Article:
The Road has been described as “unyielding for some, but the film benefits from hauntingly powerful performances from Viggo Mortensen and Kodi McPhee” by the folks over at  I’d suggest they missed mentioning Robert Duvall as the Old Man character, a performance you will not soon forget as he steals nearly every scene he is in.  I’m reminded of the father character he portrayed in Billy Bob Thornton‘s film, Sling Blade; a scarred man lost in delusions of former times, so complete the transformation from the brass balls of Lieutenant Colonel Bill Kilgore in Francis Ford Coppola’s film, Apocalypse Now that you might not even recognize him.  To simply say that Duvall is striking is hardly enough to applaud perhaps his strongest and most challenging role to date.

The Road IS a downer.  You’ll find cannibalism and abandonment, the best and worst from people not all that different from us.  There are moments of genuine emotional connections between the characters that are at once heartbreaking and then nothing at all.  If you revel in desolation, death, and destruction you’ll find something to enjoy in this film.  It’s not for everyone and as much as I liked bits and pieces I had a difficult time with the ending.  I know McCarthy’s novel The Road was the winner of the 2006 Pulitzer Prize for Literature.  I know the actors are top-notch and hope is a personal emotion much the way faith lives differently but collectively in our society.  But what drives us and keeps us from our own personal roads is the very thing lacking in this movie – namely renewal that isn’t harnessed in the death and destructive of all that we know.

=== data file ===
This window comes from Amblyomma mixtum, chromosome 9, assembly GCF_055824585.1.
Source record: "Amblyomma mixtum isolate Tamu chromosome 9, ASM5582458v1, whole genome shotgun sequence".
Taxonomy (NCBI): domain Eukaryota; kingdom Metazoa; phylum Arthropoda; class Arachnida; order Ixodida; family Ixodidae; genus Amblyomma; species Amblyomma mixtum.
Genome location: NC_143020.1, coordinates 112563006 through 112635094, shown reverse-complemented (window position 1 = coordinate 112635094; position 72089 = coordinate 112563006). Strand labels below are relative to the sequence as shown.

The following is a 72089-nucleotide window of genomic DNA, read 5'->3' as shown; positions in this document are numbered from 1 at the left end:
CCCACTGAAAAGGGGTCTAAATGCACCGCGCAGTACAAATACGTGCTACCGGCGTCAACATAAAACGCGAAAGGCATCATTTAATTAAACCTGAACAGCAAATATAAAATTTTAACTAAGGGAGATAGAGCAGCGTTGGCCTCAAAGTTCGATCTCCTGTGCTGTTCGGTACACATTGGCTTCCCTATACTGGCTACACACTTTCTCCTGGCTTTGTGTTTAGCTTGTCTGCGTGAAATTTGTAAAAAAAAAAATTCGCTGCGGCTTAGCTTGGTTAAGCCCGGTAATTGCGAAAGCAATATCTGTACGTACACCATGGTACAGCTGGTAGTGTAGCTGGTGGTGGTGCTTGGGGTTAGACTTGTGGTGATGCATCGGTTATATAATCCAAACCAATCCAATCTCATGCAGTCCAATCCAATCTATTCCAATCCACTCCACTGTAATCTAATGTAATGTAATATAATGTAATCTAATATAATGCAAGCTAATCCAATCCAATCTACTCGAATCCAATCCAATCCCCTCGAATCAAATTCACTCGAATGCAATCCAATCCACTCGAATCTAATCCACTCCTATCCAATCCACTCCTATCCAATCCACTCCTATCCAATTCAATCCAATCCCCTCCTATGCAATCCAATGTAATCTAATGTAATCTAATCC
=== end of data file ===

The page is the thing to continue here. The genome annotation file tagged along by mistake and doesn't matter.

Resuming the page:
About rorydean

Rory Dean is a multi-medium artist, writer and new media strategist with a background as a creative consultant and technology liaison in the San Francisco Bay Area. His broad experiences and specialties include print-to-web publicity, promotions and design marketing using traditional and social media networks. As a motion pictures and television professional, his short films, productions and commercials have screened to domestic and international audiences. His connections to a diverse client base include artists, entertainers, corporations, non-profits and everyday people.. Dean is co-owner and founder of Dissave Pictures, a boutique production company focusing on audio, video, photography and multi-media designs. Dean's personal and professional background includes dreaming and avid notebook journaling, creative and copy writing, promotions and marketing, audio/video production, photography, videography, editing, web design and new media. He’s also a fan of collaboration and knows when to turn the reigns over, offer feedback, lead the team and step aside. His portfolio includes print, online, film, video, photography, graphic design and promotions. He’ll show you. He has a book and everything. "When not juggling various online worlds, I do a pretty good mime – but that’s another story."
This entry was posted in Movie I've Seen, On DVD and tagged , , , , , , , , , , . Bookmark the permalink.

2 Responses to The Road That Leads Us

  1. Pingback: The Book of Eli – An Easy Read | Above the Line

  2. Pingback: 28 Days Later, Later | Above the Line

Leave a Reply

Fill in your details below or click an icon to log in: Logo

You are commenting using your account. Log Out /  Change )

Google+ photo

You are commenting using your Google+ account. Log Out /  Change )

Twitter picture

You are commenting using your Twitter account. Log Out /  Change )

Facebook photo

You are commenting using your Facebook account. Log Out /  Change )


Connecting to %s